The teams exchanged first period goals, Vladislav Namestnikov opening the scoring for the Lightning on a power play and Alex Ovechkin tying the game late in the period. Then, with the clock ticking down to the five-minute mark in the second period, Dmitry Orlov spied Smith-Pelly heading up the middle through the neutral zone and fed him the puck in stride. As Smith-Pelly got to the Tampa blue line, he fed the puck to Jay Beagle, who fired a shot on goal. Smith-Pelly tried to redirect the shot from in front of goalie Andrei Vasilevskiy, but the puck got through to the goaltender. Vasilevskiy made the save with his left pad, but the puck came right to Smith-Pelly, who buried the rebound before Vasilevskiy could reset, and the Caps had a lead they would not relinquish. Beagle added an empty net goal late, and the Caps had their second straight win in regulation on home ice for the first time this season. Smith-Pelly got credit for the game-winning goal, his first and only one in the regular season.
Game to Forget… November 30th vs. Los Angeles
The next time the Caps took home ice after that win against Tampa, things did not end as well for Smith-Pelly or the Caps. Things started well enough for Washington when Evgeny Kuznetsov opened the scoring in the fifth minute of the contest. Things quickly went sour, though. The Kings tied the game mid-way through the first period, and after the Caps regained the lead early in the second period on another Kuznetsov goal, Los Angeles scored twice in nine seconds mid-way through the period to take the lead for good. Smith-Pelly was on ice for both goals, as well as the first one the Kings scored. It was more action, perhaps, than he might have wished for, given that he skated just 9:35 for the game that the Caps would go on to lose, 5-2. His minus-3 was his worst of the season, and at the offensive end of the ice he was frustrated with all three of his shot attempts blocked.
Postseason… Some players have a sense of the moment and step up their game when it matters more. Devante Smith-Pelly made two playoff appearances before this season and went 6-2-8 in 24 games, a 20-goal scoring pace per 82 games. Not exactly what one might expect for a bottom six forward, even if five of those goals came in 12 games with the Anaheim Ducks in the 2014 postseason. When he scored on his only shot in the Caps’ first postseason game this spring, it was in retrospect a good omen, even if the Caps lost that game to the Columbus Blue Jackets.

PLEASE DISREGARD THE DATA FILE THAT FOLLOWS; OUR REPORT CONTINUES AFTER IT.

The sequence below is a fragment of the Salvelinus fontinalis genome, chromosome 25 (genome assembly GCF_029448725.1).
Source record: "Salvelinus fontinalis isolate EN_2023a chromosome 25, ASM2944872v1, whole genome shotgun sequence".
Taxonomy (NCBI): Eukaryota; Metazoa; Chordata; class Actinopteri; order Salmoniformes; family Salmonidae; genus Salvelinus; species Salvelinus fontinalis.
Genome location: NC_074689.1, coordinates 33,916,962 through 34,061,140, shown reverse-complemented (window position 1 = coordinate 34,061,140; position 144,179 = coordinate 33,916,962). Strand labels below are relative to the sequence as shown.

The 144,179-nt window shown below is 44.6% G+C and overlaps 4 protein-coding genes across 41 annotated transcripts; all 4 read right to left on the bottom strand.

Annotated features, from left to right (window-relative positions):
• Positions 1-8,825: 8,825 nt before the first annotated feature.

It would be the last time the Caps would lose a game in which DSP scored a goal in the postseason. Six times he scored in a game, six times the Caps won. Two of those goals were game-winning goals, one of them coming in the series clinching Game 6 win over the Blue Jackets, the other coming in Game 4 of the final against the Vegas Golden Knights that put the Caps on the brink of clinching their first Stanley Cup championship. In addition to the two game-winning goals he scored, DSP scored another goal that gave the Caps a lead and two that tied contests, including his third-period goal in Game 5 against the Golden Knights in the final that set up the Lars Eller goal later that would clinch the Cup for the Caps.
In the end…
Some players just rise to the occasion. Nothing in his regular season numbers this season indicated that Devante Smith-Pelly would be a factor in the postseason, let alone a critical ingredient to the success the Caps enjoyed. But there he was, inserting himself into many meaningful moments with an impeccable sense of timing that should not have been altogether surprising given his postseason history coming into this season. It demonstrates that good fortune can be had for those who toil in relative obscurity, but whose hard work in those situations can prepare them for their moment in the spotlight. Devante Smith-Pelly earned his good fortune.
Photo: Bruce Bennett/Getty Images North America